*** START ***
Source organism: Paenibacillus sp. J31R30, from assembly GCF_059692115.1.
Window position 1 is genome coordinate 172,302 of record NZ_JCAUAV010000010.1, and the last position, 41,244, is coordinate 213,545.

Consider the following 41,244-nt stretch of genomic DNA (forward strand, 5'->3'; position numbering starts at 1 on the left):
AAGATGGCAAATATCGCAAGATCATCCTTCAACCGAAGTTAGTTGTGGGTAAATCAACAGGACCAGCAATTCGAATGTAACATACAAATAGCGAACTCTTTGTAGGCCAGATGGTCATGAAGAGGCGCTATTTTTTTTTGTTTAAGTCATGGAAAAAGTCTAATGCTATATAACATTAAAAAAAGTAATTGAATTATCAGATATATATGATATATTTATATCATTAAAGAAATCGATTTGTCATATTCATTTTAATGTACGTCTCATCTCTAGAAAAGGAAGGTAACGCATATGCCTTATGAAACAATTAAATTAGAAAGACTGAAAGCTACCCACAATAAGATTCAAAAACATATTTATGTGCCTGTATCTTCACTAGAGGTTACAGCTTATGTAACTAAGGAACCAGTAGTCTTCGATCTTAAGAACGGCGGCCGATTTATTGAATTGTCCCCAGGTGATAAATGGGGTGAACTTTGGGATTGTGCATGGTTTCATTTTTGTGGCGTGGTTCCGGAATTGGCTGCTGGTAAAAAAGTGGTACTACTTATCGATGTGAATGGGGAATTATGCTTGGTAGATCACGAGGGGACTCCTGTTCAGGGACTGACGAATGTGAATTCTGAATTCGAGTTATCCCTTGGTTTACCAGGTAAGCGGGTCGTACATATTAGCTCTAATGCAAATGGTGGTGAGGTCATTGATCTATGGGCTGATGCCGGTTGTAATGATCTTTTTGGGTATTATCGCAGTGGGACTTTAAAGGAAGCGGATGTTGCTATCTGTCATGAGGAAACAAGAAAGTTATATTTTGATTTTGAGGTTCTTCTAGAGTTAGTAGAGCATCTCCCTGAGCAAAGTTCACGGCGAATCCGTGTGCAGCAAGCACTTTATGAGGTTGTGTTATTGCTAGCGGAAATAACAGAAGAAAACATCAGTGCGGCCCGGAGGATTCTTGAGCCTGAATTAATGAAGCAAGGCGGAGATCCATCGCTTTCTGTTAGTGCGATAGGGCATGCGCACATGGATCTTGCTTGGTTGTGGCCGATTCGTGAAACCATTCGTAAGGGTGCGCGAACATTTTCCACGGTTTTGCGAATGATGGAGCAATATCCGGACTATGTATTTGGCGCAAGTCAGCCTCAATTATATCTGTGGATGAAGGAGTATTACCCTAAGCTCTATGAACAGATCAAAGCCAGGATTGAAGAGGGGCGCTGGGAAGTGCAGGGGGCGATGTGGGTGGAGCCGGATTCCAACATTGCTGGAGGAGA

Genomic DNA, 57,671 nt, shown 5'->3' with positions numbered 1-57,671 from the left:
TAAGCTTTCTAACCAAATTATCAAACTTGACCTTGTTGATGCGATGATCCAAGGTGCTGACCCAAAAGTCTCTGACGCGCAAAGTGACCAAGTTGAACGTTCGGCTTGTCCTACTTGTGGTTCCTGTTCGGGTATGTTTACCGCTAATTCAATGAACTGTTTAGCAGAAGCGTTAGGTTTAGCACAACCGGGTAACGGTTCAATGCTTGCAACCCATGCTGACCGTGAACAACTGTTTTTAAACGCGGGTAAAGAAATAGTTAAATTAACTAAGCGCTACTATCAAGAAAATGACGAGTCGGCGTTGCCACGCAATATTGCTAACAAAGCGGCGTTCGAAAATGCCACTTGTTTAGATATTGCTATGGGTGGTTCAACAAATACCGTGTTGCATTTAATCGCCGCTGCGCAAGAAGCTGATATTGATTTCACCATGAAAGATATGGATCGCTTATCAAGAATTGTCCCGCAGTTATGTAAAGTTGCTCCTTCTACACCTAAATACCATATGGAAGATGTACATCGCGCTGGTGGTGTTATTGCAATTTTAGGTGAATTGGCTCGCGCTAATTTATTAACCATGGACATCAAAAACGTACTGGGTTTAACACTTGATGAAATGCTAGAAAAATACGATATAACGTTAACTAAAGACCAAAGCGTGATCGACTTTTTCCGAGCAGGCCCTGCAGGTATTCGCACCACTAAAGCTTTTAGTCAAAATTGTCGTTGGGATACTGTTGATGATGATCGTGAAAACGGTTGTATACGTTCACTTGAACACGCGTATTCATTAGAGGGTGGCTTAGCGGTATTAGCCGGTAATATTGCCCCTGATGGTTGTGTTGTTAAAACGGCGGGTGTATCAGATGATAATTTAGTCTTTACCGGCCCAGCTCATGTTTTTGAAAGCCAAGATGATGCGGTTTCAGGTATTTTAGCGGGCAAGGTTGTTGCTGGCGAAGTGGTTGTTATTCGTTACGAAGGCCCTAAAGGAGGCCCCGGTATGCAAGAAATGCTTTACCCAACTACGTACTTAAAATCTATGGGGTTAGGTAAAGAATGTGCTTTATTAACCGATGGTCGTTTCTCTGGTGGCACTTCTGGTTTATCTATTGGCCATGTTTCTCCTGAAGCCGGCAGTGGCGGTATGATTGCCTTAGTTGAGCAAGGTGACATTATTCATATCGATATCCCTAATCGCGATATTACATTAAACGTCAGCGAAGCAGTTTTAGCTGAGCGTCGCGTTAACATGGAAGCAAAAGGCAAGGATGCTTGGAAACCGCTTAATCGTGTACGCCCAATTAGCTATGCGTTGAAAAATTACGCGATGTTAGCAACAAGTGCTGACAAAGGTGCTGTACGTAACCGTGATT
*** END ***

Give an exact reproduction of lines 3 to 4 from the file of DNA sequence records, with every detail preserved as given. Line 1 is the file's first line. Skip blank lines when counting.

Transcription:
Consider the following 41,244-nt stretch of genomic DNA (forward strand, 5'->3'; position numbering starts at 1 on the left):
AAGATGGCAAATATCGCAAGATCATCCTTCAACCGAAGTTAGTTGTGGGTAAATCAACAGGACCAGCAATTCGAATGTAACATACAAATAGCGAACTCTTTGTAGGCCAGATGGTCATGAAGAGGCGCTATTTTTTTTTGTTTAAGTCATGGAAAAAGTCTAATGCTATATAACATTAAAAAAAGTAATTGAATTATCAGATATATATGATATATTTATATCATTAAAGAAATCGATTTGTCATATTCATTTTAATGTACGTCTCATCTCTAGAAAAGGAAGGTAACGCATATGCCTTATGAAACAATTAAATTAGAAAGACTGAAAGCTACCCACAATAAGATTCAAAAACATATTTATGTGCCTGTATCTTCACTAGAGGTTACAGCTTATGTAACTAAGGAACCAGTAGTCTTCGATCTTAAGAACGGCGGCCGATTTATTGAATTGTCCCCAGGTGATAAATGGGGTGAACTTTGGGATTGTGCATGGTTTCATTTTTGTGGCGTGGTTCCGGAATTGGCTGCTGGTAAAAAAGTGGTACTACTTATCGATGTGAATGGGGAATTATGCTTGGTAGATCACGAGGGGACTCCTGTTCAGGGACTGACGAATGTGAATTCTGAATTCGAGTTATCCCTTGGTTTACCAGGTAAGCGGGTCGTACATATTAGCTCTAATGCAAATGGTGGTGAGGTCATTGATCTATGGGCTGATGCCGGTTGTAATGATCTTTTTGGGTATTATCGCAGTGGGACTTTAAAGGAAGCGGATGTTGCTATCTGTCATGAGGAAACAAGAAAGTTATATTTTGATTTTGAGGTTCTTCTAGAGTTAGTAGAGCATCTCCCTGAGCAAAGTTCACGGCGAATCCGTGTGCAGCAAGCACTTTATGAGGTTGTGTTATTGCTAGCGGAAATAACAGAAGAAAACATCAGTGCGGCCCGGAGGATTCTTGAGCCTGAATTAATGAAGCAAGGCGGAGATCCATCGCTTTCTGTTAGTGCGATAGGGCATGCGCACATGGATCTTGCTTGGTTGTGGCCGATTCGTGAAACCATTCGTAAGGGTGCGCGAACATTTTCCACGGTTTTGCGAATGATGGAGCAATATCCGGACTATGTATTTGGCGCAAGTCAGCCTCAATTATATCTGTGGATGAAGGAGTATTACCCTAAGCTCTATGAACAGATCAAAGCCAGGATTGAAGAGGGGCGCTGGGAAGTGCAGGGGGCGATGTGGGTGGAGCCGGATTCCAACATTGCTGGAGGAGA